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The Intel 80386, part 9: Stack frame instructions

There are a pair of specialized instructions for
creating and tearing down stack frames.

ENTER i16, 0 ; push ebp
; mov ebp, esp
; sub esp, (uint16_t)i16

The ENTER instruction sets up a stack frame for
a new subroutine.
It combines three instructions into one,
so that
what used to be encoded in eight bytes (1 + 2 + 5)
is now encoded in four.
However, even on the 80386, the combination instruction
executes more slowly than the three component instructions,
so this was always a size optimization, not a speed optimization.

LEAVE ; mov esp, ebp
; pop ebp

The LEAVE instruction tears down the stack frame
by reversing the effects of the ENTER instruction.
This is a one-byte instruction that replaces two instructions that
together require three bytes (2 + 1), so it is a size optimization.
But it also executes faster than the two instructions it replaces,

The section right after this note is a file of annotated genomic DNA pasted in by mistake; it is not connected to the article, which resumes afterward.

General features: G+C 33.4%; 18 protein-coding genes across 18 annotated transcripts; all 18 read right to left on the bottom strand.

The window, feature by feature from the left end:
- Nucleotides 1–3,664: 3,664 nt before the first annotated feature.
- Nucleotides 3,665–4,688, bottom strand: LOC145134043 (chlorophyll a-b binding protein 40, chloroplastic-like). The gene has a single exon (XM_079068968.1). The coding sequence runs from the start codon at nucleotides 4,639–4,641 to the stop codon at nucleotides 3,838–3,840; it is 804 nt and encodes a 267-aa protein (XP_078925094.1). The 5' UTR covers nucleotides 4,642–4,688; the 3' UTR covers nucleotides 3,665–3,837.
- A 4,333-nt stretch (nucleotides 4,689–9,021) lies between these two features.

so it is also a speed optimization.

Modern compilers avoid the ENTER instruction
but keep the LEAVE instruction.

Bonus chatter:
What's with the second operand of the ENTER instruction?

In C code, the second operand is always zero because C doesn't support
lexically-nested procedures with inherited stack frames.
So in practice, you will always see zero as the second parameter.

The second parameter can go up to 15, and it represents the number
of additional values pushed onto the stack after pushing ebp.

ENTER i16, n ; push ebp
; sub ebp, 4 n times
; push [ebp]
; mov ebp, esp
; sub esp, (uint16_t)i16

This means that the ENTER
instruction can read as many as fifteen 32-bit values
from memory and can write
as many as sixteen 32-bit values to memory.
That's a lot of memory access for a single instruction.

Next time, we'll look at atomic operations and memory alignment.

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The Intel 80386, part 9: Stack frame instructions


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